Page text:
Despite its name, Greenland in fact is almost 80 % covered with snow. It was Erik Thorvaldsson or better known as Erik the Red – a Viking leader – who coined the name Greenland, according to The Saga of Erik the Red, because he thought that “people would be attracted to go there if it had a favourable name”. This largest ground on earth was drawn into the Viking Age and settled by Norse Vikings in the late 980s CE. The Norse presence there lasting into the 15th century CE. Despite its ice-riddled geography, they managed to carve out a living for themselves in these challenging lands along the south-western coast, founding both the so-called the Eastern and the Western Settlement. The eastern Settlement, in what is now the community of Qassiarsuk, was comparatively fertile. It was where the Norse set up stock farms with the domestic animals they had brought along on their ships. The Western Settlement was around Greenland’s modern-day capital city: Nuuk, where the environment was a bit too unfavourable for a proper economy but offered plenty of land as well as marine hunting. The Western Settlement also became the launching pad for expeditions to North America (Vinland), where Leif Erikson, Erik the Red’s son, founded a Viking settlement in Newfoundland.
With a mostly arctic climate displaying mean temperatures below 10 degrees Celsius in the warmest months, Greenland is not exactly ideal for growing such staples as grain, and there are few trees. To survive these conditions, the Norse combined stock farming – grazing livestock – with the hunting of such creatures as seals and caribou, while also undertaking hunting trips further north to the northern hunting grounds to hack down walruses, narwhals, and even polar bears. Also strengthened by the export of the arctic commodities of skins, hides and ivory. There is evidence for around 500 farms in the Eastern Settlement, whereas the Western Settlement counted around 100.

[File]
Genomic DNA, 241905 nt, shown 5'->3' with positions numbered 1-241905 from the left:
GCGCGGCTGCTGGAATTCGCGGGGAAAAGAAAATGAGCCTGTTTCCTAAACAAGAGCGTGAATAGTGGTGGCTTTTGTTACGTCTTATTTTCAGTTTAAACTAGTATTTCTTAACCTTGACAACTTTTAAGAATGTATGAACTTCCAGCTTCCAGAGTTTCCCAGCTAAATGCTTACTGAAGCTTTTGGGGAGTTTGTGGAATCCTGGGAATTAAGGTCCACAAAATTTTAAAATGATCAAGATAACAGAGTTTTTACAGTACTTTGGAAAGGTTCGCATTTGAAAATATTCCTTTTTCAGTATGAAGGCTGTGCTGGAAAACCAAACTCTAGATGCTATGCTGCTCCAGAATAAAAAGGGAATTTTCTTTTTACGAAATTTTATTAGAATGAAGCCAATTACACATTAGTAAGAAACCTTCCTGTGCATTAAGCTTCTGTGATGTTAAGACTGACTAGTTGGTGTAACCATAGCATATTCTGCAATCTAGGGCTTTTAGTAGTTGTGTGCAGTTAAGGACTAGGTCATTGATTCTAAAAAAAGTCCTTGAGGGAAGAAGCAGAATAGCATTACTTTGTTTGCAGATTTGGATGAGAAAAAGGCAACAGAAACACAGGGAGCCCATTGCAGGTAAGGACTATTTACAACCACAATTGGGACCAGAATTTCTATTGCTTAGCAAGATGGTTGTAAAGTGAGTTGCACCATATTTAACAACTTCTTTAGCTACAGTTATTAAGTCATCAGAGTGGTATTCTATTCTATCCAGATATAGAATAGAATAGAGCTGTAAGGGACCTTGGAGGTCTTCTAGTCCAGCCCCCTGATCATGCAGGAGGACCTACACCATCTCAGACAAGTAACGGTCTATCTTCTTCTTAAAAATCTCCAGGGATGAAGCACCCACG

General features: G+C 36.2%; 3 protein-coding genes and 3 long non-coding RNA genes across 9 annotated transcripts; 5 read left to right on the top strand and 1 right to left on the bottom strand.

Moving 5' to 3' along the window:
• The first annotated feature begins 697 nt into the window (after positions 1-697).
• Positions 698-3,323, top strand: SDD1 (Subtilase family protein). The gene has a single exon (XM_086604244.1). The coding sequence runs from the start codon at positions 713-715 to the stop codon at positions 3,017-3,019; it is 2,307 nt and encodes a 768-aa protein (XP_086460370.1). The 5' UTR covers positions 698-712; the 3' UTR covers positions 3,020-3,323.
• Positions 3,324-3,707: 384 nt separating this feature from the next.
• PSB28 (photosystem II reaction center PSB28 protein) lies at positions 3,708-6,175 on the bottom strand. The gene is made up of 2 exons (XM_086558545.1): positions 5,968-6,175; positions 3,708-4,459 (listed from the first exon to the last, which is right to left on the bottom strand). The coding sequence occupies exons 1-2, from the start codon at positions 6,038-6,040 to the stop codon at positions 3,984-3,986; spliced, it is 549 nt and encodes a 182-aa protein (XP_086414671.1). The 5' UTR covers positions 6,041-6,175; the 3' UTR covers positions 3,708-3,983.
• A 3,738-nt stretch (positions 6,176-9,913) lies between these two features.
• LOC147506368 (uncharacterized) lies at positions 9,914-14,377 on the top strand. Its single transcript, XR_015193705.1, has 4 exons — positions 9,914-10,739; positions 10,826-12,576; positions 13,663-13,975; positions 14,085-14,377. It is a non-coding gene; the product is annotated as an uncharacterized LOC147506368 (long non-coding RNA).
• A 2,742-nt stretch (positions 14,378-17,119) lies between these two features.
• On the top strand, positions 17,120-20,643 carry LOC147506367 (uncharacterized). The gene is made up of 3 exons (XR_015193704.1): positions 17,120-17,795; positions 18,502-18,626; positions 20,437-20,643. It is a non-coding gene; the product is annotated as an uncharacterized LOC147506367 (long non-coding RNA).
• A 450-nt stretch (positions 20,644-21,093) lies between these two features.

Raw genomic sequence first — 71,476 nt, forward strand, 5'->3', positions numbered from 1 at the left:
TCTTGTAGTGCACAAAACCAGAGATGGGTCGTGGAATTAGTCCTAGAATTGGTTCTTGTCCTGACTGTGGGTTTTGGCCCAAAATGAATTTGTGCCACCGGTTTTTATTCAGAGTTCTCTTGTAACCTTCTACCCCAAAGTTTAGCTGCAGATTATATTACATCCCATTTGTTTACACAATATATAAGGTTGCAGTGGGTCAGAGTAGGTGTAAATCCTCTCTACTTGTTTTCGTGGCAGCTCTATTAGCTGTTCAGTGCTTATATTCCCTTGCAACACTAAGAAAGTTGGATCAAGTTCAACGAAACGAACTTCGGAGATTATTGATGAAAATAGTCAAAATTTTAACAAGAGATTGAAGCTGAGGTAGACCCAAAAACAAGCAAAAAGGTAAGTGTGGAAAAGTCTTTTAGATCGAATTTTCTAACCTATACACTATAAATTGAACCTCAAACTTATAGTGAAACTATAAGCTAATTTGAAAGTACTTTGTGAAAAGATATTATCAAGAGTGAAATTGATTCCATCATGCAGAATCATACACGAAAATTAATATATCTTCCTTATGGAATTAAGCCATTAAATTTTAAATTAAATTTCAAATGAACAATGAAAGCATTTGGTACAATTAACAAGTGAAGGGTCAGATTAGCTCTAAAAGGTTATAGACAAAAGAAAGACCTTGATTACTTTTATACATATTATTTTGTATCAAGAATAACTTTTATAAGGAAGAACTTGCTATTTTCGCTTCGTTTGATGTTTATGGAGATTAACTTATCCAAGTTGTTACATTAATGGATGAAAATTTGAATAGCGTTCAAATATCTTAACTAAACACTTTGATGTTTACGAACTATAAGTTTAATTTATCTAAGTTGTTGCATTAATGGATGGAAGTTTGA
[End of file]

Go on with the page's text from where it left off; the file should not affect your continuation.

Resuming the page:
The Norse community in Greenland is estimated to have averaged around 1,400 people, with a peak of over 2,000 individuals around 1200 CE. Erik the Red, who obviously had first pick, built his farm at Brattahlíð (in the Eastern Settlement) in what is still an absolute prime farming location in Greenland. After the more uniform settlement period, farms diversified: larger, high-status farms championed longhouses and the buildings were fairly scattered, while smaller farms were more centralised and kept their houses, cowsheds, stables, and barns so closely clustered together one could move from one into the next without having to go outside – a response to climate change. Farms of all sizes seem to have been self-sufficient, though, making beneficial use of hunting opportunities rather than relying solely on their livestock.
Besides neighbourhood hunts and trips to the coast to hunt migratory seals in spring and autumn, both individual farms and groups of farmers organised summer hunting trips way up north to Disko Bay where walruses, narwhals, and polar bears could be found. Here, they acquired precious skins, hides, and ivory. These were used in the local society itself to make garments and shoes but also as a form of currency, but they also formed the most important export commodities. Walrus ivory, in particular, did exceptionally well on the Northern European markets, and during the settlement period, Greenlanders would sail to Europe with their goods on their own private ships. However, when, from 1261 CE on, Greenland became subjected to Norway’s power it was the Norwegian merchants who took over. At first, this ensured traffic continued between Norway and Greenland, but from the late 14th century CE onwards, the numbers of Norwegian ships sailing to Greenland diminished severely, only to cease entirely in the late 15th century CE.